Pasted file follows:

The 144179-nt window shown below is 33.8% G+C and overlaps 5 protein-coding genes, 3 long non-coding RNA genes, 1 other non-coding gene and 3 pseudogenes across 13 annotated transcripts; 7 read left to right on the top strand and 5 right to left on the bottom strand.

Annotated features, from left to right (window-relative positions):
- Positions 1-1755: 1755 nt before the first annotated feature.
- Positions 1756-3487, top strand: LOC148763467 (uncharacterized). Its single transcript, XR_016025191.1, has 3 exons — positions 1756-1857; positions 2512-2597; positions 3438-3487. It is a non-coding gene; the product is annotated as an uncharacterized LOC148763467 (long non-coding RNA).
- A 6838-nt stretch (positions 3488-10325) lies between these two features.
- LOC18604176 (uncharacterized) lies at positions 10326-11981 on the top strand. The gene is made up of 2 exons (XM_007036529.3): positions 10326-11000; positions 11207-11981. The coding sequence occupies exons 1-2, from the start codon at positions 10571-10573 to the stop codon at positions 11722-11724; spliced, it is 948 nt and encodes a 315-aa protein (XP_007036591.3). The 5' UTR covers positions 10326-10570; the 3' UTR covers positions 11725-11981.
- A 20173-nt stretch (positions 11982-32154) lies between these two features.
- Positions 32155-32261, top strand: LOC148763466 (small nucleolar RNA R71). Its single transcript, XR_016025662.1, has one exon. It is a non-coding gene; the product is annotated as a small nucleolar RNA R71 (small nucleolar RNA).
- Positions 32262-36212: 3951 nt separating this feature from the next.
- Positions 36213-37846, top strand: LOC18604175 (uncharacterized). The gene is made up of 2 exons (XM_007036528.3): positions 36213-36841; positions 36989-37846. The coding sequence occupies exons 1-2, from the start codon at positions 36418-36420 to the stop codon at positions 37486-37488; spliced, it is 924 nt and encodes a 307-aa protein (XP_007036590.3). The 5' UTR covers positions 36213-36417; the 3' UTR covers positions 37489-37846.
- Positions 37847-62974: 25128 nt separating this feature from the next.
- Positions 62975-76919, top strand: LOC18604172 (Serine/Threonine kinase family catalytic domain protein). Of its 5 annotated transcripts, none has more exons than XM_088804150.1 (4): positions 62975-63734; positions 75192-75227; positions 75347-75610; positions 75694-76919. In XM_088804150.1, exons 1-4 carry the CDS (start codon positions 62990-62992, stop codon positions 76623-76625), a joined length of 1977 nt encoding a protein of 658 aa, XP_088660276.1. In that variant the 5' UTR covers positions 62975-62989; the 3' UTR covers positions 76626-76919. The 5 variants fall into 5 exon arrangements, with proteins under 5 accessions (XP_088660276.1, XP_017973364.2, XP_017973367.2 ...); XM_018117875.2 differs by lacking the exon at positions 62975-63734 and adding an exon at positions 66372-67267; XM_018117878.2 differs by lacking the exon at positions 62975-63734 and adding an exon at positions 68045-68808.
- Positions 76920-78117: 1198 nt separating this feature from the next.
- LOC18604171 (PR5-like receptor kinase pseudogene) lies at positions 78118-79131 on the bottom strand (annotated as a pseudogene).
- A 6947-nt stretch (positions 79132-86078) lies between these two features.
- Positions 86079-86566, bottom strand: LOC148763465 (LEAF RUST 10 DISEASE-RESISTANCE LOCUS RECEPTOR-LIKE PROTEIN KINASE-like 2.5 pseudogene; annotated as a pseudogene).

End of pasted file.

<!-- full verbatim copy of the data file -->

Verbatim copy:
The 144179-nt window shown below is 33.8% G+C and overlaps 5 protein-coding genes, 3 long non-coding RNA genes, 1 other non-coding gene and 3 pseudogenes across 13 annotated transcripts; 7 read left to right on the top strand and 5 right to left on the bottom strand.

Annotated features, from left to right (window-relative positions):
- Positions 1-1755: 1755 nt before the first annotated feature.
- Positions 1756-3487, top strand: LOC148763467 (uncharacterized). Its single transcript, XR_016025191.1, has 3 exons — positions 1756-1857; positions 2512-2597; positions 3438-3487. It is a non-coding gene; the product is annotated as an uncharacterized LOC148763467 (long non-coding RNA).
- A 6838-nt stretch (positions 3488-10325) lies between these two features.
- LOC18604176 (uncharacterized) lies at positions 10326-11981 on the top strand. The gene is made up of 2 exons (XM_007036529.3): positions 10326-11000; positions 11207-11981. The coding sequence occupies exons 1-2, from the start codon at positions 10571-10573 to the stop codon at positions 11722-11724; spliced, it is 948 nt and encodes a 315-aa protein (XP_007036591.3). The 5' UTR covers positions 10326-10570; the 3' UTR covers positions 11725-11981.
- A 20173-nt stretch (positions 11982-32154) lies between these two features.
- Positions 32155-32261, top strand: LOC148763466 (small nucleolar RNA R71). Its single transcript, XR_016025662.1, has one exon. It is a non-coding gene; the product is annotated as a small nucleolar RNA R71 (small nucleolar RNA).
- Positions 32262-36212: 3951 nt separating this feature from the next.
- Positions 36213-37846, top strand: LOC18604175 (uncharacterized). The gene is made up of 2 exons (XM_007036528.3): positions 36213-36841; positions 36989-37846. The coding sequence occupies exons 1-2, from the start codon at positions 36418-36420 to the stop codon at positions 37486-37488; spliced, it is 924 nt and encodes a 307-aa protein (XP_007036590.3). The 5' UTR covers positions 36213-36417; the 3' UTR covers positions 37489-37846.
- Positions 37847-62974: 25128 nt separating this feature from the next.
- Positions 62975-76919, top strand: LOC18604172 (Serine/Threonine kinase family catalytic domain protein). Of its 5 annotated transcripts, none has more exons than XM_088804150.1 (4): positions 62975-63734; positions 75192-75227; positions 75347-75610; positions 75694-76919. In XM_088804150.1, exons 1-4 carry the CDS (start codon positions 62990-62992, stop codon positions 76623-76625), a joined length of 1977 nt encoding a protein of 658 aa, XP_088660276.1. In that variant the 5' UTR covers positions 62975-62989; the 3' UTR covers positions 76626-76919. The 5 variants fall into 5 exon arrangements, with proteins under 5 accessions (XP_088660276.1, XP_017973364.2, XP_017973367.2 ...); XM_018117875.2 differs by lacking the exon at positions 62975-63734 and adding an exon at positions 66372-67267; XM_018117878.2 differs by lacking the exon at positions 62975-63734 and adding an exon at positions 68045-68808.
- Positions 76920-78117: 1198 nt separating this feature from the next.
- LOC18604171 (PR5-like receptor kinase pseudogene) lies at positions 78118-79131 on the bottom strand (annotated as a pseudogene).
- A 6947-nt stretch (positions 79132-86078) lies between these two features.
- Positions 86079-86566, bottom strand: LOC148763465 (LEAF RUST 10 DISEASE-RESISTANCE LOCUS RECEPTOR-LIKE PROTEIN KINASE-like 2.5 pseudogene; annotated as a pseudogene).